People talk about being forgetful, not retaining what they read, and having problems with getting the right words out. However, no one seems to mention remembering things 'wrong' or having clear memories of things others tell you never happened. Am I alone in this? Are my fears that I'm 'crazy' justified?
Saturday, January 30, 2010
While I agree with what FatNutritionist has said I had a hard time applying it to myself. I've been very lucky, I have an income source that covers the basics if I'm careful. I hesitated to see how I could 'let' this apply to me since I'm able to pay the rent, utilities, and buy food other than ramen when nothing unexpected comes up.
Here's where the catch comes in. I'm chronically ill and so is Mr. Wacky. Many of the ways to eat frugally take more spoons. Most foods that don't take many spoons to prepare are expensive or unhealthy.
Most of the suggestions I read on the internet for treating various chronic health issues include dietary changes. Being on any type of diet with food restrictions tends to up the financial cost and spoon cost of food preparation.
Often I hear that I wouldn't be sick if I ate better and I wouldn't be fat if I ate better plus I wouldn't be sick if I weren't fat. I've had people tell me that if I really wanted to get better I'd do whatever it took to change my diet. I tell them I put every resource I have into it and am told I'm just making excuses.
(My fun/entertainment budget is often used as 'proof' that I'm lying. I need something to take my mind off pain and to put fun into my life when I'm mostly housebound except for medical visits and errands. Mental Health is important too.)
I've looked up resources about frugality on the Internet. The funny thing is, many people who write about frugal living aren't actually living near, at, or below the poverty line. Or they have large families and can take advantage of economies of scale that just aren't feasible for a family of two. Sometimes, the ideas just don't apply to the resources available in your geographic area or just take too much energy for a chronically ill person to take advantage of.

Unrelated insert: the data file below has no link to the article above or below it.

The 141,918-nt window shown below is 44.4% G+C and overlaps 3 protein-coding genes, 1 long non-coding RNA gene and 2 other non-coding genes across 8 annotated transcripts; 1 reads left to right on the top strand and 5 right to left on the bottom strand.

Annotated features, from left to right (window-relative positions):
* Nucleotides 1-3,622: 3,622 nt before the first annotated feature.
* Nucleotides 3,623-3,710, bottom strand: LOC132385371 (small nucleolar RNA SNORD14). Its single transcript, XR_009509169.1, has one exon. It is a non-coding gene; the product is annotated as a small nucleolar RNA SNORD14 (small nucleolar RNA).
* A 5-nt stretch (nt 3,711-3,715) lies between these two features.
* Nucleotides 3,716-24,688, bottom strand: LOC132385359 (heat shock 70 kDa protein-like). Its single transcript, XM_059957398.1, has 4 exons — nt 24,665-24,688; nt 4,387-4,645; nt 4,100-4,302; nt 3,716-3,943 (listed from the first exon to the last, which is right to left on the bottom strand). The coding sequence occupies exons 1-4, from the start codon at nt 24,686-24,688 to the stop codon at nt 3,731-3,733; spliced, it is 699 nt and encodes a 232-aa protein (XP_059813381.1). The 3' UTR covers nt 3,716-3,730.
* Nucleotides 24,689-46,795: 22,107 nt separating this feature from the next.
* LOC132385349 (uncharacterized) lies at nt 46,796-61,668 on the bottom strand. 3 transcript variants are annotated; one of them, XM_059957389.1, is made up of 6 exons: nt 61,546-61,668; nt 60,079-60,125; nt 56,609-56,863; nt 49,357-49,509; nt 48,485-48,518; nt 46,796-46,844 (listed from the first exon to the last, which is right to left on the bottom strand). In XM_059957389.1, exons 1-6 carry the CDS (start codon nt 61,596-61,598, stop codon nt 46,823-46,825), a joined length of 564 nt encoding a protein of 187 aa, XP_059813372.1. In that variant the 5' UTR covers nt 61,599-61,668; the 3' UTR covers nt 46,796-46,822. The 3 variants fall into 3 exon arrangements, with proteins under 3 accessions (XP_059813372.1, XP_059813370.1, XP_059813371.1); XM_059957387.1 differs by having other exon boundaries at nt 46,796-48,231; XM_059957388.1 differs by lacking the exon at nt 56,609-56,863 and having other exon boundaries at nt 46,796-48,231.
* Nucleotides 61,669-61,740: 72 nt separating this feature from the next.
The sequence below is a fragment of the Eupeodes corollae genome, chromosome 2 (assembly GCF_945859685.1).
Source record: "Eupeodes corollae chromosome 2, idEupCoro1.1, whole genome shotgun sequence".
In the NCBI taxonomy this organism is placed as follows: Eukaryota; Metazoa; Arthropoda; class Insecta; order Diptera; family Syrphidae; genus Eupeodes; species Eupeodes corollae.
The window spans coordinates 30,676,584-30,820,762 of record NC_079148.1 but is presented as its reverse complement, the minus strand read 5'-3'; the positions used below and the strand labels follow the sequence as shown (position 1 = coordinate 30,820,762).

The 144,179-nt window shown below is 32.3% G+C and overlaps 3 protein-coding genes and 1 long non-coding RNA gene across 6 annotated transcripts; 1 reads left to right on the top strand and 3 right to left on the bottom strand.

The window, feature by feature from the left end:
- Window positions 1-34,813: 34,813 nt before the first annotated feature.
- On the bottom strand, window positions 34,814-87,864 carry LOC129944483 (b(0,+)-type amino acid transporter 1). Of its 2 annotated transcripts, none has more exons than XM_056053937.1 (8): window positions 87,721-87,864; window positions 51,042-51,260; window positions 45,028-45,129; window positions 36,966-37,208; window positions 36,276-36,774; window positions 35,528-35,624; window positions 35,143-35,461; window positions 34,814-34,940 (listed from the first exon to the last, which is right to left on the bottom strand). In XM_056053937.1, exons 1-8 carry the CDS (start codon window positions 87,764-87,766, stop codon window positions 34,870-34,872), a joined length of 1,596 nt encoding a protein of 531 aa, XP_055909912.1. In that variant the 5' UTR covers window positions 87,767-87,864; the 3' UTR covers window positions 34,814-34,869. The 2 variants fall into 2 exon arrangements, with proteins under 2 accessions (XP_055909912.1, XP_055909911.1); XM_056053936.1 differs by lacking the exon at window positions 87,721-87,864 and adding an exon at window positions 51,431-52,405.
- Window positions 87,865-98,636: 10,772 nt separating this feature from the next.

My internet research hasn't been utterly useless. Some ideas have been helpful such as couponing, buying in season, don't buy things just because they're on sale and you might use them, emphasize flavor over quantity while cooking, check dates and only buy what you will use before it goes bad, check the per unit price, use generics, think about travel costs before driving to get a good deal, use your pantry, use what you have before buying something, and store things properly.
I've learned some tricks over the years for cooking as well. Using our crock pot slow cooker has helped immensely because the prep work can be spaced out. Sit to do as much as possible. Mixing prepared and fresh items to maximize nutrition with as little work as possible. Look for recipes with a short ingredient list. Always keep in mind clean up and use liners for pans whenever possible. Leftovers make good breakfasts and lunches. Use a timer you can keep with you so you don't forget something in the kitchen.
I've basically given up on standard meal planning despite how much money it could save us. Instead, we buy a standard group of things with very little variety that can be combined in various low-energy ways because we just can't predict what will be an appropriate dinner any day. Unfortunately, this leaves us in quite a culinary rut.